Cities Transformed: Demographic Change and Its Implications in the Developing World

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Urbanization - Our World in Data

Since many cities are growing faster than government capacity and infrastructure, government's ability to provide adequate housing and services is limited. As local governments take on new responsibilities under the laws of decentralization, they lack the human and financial resources to provide the necessary services.


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  • Is demographic change the key to development? | World Economic Forum!

This may be contributed to a lag in the reassignment of funds from the central government to the local level. The challenge of diversity presents an interesting trend of "splintering urbanism" that leads to social segregation and fragmentation in large cities.

Is demographic change the key to development?

The lack of information on how mid-sized cities are governed proves problematic for solving the challenges facing local authorities today. In conclusion, Dr.

14. Demographic Transition in Developing Countries

Stren expressed a need for spatially disaggregated data, particularly for smaller cities and urban neighborhoods, and a need to incorporate local governance into models and proposals for urban change. The meeting concluded with a short question and answer session in which participants inquired about why urban areas have been so neglected in the development agenda and the need to redefine the way we look at poverty.

In response Dr.

Stren indicated an urban bias stating, "There is a sense in the development community that urban people have what they need. Description Details Customer Reviews Demographic trends in the cities of developing countries concern a growing majority of the world's population. Understanding them is critical to those countries - their societies, economies and environments.


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In this volume, 18 of the world's leading scholars on urban population and development have worked together to produce a comprehensive and detailed analysis of the changes taking place and their implications and impacts. The result will remain the benchmark volume in the field for many years to come. Review This Product No reviews yet - be the first to create one! Need help? Partners MySchool Discovery. Subscribe to our newsletter Some error text Name. It focuses on various aspects of the urban transformation with emphasis on inter- and intra-urban differentials in economic and demographic consequences of spatial reorganization.

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The panel of experts is drawn from the Population Council, Overseas Development Institute, International Institute for Environment and Development, and university departments from a number of countries. The report is self-explanatory and covers the following six areas: a urban population dynamics and city growth, b social and economic differentials within and across cities, c fertility and reproductive health in urban areas, d mortality and morbidity in urban areas, e labor force implications of a changing urban economy, and f the challenge of urban governance. The report is divided into ten chapters, references which run into sixty pages and six appendices, biographical sketches of both panel members and staff, and an index.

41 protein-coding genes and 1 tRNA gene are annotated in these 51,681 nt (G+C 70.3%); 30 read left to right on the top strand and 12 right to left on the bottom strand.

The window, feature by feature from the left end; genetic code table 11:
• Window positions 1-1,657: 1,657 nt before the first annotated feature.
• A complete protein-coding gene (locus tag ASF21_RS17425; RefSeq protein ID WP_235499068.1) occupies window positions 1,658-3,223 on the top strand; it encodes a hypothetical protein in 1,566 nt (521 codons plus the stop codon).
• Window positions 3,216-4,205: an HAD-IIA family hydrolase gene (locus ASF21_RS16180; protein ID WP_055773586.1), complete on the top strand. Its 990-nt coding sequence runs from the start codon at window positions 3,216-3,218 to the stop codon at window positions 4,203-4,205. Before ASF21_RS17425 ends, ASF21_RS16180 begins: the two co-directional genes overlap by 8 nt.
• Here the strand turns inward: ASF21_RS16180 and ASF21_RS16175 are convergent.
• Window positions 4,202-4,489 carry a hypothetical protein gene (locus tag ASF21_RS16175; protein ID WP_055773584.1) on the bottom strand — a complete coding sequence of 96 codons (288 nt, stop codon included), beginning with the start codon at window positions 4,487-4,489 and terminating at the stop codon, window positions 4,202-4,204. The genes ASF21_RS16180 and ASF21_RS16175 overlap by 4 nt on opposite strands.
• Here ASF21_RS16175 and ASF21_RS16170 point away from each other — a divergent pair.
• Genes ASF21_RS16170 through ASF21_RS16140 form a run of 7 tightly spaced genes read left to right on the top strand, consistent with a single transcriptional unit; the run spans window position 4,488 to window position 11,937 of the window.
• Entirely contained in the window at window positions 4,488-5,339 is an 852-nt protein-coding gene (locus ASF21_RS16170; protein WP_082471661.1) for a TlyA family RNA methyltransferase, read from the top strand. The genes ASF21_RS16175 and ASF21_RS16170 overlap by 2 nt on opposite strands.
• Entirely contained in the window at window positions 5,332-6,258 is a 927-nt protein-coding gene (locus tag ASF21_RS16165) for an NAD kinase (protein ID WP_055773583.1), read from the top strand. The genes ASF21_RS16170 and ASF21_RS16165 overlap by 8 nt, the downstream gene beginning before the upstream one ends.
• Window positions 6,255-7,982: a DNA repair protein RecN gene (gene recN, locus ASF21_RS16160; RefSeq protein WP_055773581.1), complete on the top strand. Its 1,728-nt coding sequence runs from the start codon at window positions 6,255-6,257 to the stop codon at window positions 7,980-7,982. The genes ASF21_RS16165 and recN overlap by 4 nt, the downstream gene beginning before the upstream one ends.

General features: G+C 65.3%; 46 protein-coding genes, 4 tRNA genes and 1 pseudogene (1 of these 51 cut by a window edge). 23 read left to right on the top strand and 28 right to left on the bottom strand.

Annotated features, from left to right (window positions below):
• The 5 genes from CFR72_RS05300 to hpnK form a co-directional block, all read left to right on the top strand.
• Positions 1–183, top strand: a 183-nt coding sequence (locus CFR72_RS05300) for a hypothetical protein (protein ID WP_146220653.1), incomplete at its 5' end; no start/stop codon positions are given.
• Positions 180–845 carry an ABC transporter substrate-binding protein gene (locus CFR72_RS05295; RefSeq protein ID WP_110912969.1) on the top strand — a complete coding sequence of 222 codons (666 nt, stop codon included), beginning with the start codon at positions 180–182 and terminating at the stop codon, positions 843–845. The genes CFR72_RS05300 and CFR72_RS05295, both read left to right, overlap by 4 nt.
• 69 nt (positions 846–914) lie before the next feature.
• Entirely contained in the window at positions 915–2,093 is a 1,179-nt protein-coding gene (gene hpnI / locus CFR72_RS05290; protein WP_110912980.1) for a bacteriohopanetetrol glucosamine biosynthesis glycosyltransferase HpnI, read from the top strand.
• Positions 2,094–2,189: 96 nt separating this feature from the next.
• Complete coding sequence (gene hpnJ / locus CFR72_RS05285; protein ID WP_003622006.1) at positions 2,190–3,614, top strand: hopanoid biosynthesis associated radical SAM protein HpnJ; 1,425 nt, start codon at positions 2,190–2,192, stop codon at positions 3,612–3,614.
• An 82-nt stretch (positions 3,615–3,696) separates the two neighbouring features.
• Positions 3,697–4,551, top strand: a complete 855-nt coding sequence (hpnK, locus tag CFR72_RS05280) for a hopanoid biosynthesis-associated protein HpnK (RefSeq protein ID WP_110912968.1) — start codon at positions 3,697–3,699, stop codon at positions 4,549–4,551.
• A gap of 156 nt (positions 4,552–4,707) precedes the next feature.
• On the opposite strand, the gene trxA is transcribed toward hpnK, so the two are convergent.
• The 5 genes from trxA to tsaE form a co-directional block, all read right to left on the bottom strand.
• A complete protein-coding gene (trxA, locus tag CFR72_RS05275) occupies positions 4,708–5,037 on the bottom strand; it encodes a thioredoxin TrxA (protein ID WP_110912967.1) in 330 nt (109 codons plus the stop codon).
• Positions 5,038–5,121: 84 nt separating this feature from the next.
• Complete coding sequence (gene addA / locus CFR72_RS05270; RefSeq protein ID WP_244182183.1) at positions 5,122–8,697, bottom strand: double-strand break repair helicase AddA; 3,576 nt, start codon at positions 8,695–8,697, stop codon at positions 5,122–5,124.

The report begins with an introduction to the nature of demographic transformation under way in the developing countries Chapter I. This is followed by a discussion of the aspects of social and spatial environments that influence demographic behavior Chapter II , major [End Page 90] regional variations in the pattern of urbanizations, and their relationship with the forces of globalization, democratization and decentralization Chapter III.

The report supports the dual city thesis and observes the presence of a "European space" and an "indigenous space" in cities in the developing countries.

Cities Transformed : demographic change and its implication in the developing world

While the former is shown enjoying a high level of urban infrastructure and services, the latter is only marginally served. And following this core issues in definitions and measurements, and projections of urban populations are discussed Chapter IV.

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The report also covers issues in urban governance IX. At the end of the report Chapter X , there are suggestions for future research and improvement in research infrastructure. The report is based on an extensive review of theoretical literature on various aspects of urbanization, compilation of unpublished and published data from sources such as Demographic and Health Surveys DHS , published and unpublished data from United Nations Demographic Year Book DYB , sound research and analysis.